Members are selected based on demonstrated competence and achievement in their scientific discipline including research accomplishments, publications in scientific journals and other activities and honors. Service requires the ability to work effectively in a group as well as mature judgment and objectivity, according to the center.

Houmard is the director of the ECU Human Performance Lab in the College of Health and Human Performance and his areas of expertise include exercise and obesity. He is helping lead a groundbreaking national, six-year study to better understand the body’s response to exercise in conjunction with scientists at Duke University and Wake Forest University.

 

 

-by Crystal Baity

ECU physician appointed to state environmental commission

An East Carolina University physician was recently appointed to the North Carolina Environmental Management Commission.

Gov. Roy Cooper named Dr. Suzanne Lazorick, associate professor of pediatrics and public health at ECU’s Brody School of Medicine, to the only seat designated for a licensed medical doctor on the 15-member commission.

The commission is responsible for overseeing and adopting rules for the protection, preservation and enhancement of the state’s air and water resources. The group’s regulations are administered by several divisions within the N.C. Department of Environmental Quality (DEQ) that are aimed at protecting environmental quality and public health. The DEQ also offers technical assistance to businesses, farmers, local governments and the public and encourages responsible behavior with respect to the environment through education programs.

Dr. Suzanne Lazorick, associate professor of pediatrics and public health at ECU’s Brody School of Medicine. (Contributed photo)

Dr. Suzanne Lazorick, associate professor of pediatrics and public health at ECU’s Brody School of Medicine. (Contributed photo)

“My goal in serving in this role is to help assure that health needs and public health priorities are considered and prioritized as the commission addresses issues in our state,” Lazorick said. “My experience at ECU will be very important regarding applying principles of community engagement and also incorporating the needs of the rural areas of the state. Since most of North Carolina is rural, it is critical that the EMC recognizes the needs of the many communities that are in rural areas.”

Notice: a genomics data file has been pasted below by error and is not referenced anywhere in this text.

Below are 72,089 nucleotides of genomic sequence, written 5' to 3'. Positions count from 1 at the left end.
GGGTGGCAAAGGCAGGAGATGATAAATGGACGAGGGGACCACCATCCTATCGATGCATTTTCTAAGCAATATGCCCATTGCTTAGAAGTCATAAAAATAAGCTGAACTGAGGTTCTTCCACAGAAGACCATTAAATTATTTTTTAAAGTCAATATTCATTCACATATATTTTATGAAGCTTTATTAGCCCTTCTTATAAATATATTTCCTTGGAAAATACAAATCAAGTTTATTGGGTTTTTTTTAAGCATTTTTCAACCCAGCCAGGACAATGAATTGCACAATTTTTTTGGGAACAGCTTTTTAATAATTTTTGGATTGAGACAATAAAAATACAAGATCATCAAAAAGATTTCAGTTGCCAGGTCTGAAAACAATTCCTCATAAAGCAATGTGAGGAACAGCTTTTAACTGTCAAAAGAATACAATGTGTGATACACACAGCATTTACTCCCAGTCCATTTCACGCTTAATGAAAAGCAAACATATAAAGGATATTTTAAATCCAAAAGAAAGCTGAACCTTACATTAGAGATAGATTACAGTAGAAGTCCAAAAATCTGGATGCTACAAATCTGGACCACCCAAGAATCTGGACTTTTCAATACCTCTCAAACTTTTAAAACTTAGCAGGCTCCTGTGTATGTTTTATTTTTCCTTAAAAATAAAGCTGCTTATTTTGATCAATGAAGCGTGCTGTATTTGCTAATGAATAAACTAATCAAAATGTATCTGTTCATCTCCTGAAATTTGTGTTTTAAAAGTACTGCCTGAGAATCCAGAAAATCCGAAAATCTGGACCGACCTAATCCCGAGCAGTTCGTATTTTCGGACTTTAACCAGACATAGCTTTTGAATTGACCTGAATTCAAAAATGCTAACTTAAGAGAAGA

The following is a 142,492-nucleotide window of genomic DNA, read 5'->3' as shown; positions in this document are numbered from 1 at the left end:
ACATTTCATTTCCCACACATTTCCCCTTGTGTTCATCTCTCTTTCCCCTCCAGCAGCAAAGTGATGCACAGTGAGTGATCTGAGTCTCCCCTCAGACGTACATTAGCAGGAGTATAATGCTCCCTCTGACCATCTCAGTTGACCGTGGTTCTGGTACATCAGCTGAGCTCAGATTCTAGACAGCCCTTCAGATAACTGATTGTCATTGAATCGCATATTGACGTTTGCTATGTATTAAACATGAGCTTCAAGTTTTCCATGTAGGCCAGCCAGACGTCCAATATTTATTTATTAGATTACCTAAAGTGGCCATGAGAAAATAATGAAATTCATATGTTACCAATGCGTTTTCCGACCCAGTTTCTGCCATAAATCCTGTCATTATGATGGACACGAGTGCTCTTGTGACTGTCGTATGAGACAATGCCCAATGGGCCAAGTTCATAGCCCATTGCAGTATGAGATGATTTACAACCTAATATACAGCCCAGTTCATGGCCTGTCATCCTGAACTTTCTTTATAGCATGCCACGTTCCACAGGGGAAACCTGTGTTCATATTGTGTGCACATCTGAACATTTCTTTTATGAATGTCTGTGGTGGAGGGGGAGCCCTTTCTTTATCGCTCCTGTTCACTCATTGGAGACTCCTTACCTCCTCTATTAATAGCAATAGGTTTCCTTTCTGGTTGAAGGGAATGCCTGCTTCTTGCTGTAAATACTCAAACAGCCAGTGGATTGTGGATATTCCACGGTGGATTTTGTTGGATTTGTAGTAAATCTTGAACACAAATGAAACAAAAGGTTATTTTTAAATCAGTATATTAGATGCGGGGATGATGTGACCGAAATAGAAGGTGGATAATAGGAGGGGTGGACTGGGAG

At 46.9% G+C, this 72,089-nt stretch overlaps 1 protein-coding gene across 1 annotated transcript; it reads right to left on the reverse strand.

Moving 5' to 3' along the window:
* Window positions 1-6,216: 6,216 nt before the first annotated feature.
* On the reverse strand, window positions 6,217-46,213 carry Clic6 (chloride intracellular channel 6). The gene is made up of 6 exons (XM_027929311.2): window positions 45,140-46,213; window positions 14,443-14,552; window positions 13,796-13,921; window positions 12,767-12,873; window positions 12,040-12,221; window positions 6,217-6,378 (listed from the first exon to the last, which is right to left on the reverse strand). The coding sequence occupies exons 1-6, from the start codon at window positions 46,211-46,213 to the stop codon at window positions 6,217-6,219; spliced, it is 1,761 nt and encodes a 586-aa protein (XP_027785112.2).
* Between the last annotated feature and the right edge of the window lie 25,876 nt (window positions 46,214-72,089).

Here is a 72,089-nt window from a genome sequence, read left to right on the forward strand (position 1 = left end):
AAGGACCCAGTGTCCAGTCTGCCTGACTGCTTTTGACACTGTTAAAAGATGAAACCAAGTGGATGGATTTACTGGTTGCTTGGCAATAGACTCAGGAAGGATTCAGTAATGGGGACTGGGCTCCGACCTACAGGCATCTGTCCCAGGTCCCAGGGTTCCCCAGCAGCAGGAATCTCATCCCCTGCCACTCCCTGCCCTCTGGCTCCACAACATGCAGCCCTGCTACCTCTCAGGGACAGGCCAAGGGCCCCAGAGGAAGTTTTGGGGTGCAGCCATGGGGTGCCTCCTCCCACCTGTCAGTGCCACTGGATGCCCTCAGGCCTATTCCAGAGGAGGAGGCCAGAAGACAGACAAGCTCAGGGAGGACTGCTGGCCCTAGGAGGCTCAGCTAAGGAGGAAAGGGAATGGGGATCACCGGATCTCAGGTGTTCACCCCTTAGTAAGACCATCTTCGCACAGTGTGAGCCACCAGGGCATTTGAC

Lazorick’s clinical work takes place at the ECU Pediatric Healthy Weight Research and Treatment Center, a tertiary care clinic for obese children. She works with several statewide efforts for obesity prevention and has served on multiple committees for the N.C. Division of Public Health.

She has partnered with a former teacher from rural eastern North Carolina to study a middle school-based obesity intervention and since 2008 has been funded by several foundations and the N.C. Supplemental Nutrition Assistance Program-Education (SNAP-Ed) to study the effectiveness of the intervention, which will be implemented in 51 schools in the fall of 2017.

After earning an undergraduate degree from Duke University, Lazorick completed her medical degree and a master’s in public health at the University of North Carolina-Chapel Hill, where she remained for residency training in internal medicine and pediatrics. She practiced primary care for several years at a rural health center before returning to UNC for fellowship training in primary care research and preventive medicine.

Lazorick will serve a four-year term on the commission.

 

 

-by Amy Ellis, University Communication 

 

 

O’Halloran presents results for Washington Boutique Hotel study

The Hotel Louise in downtown Washington, North Carolina. (Contributed photos)

The Hotel Louise in downtown Washington, North Carolina. (Contributed photos)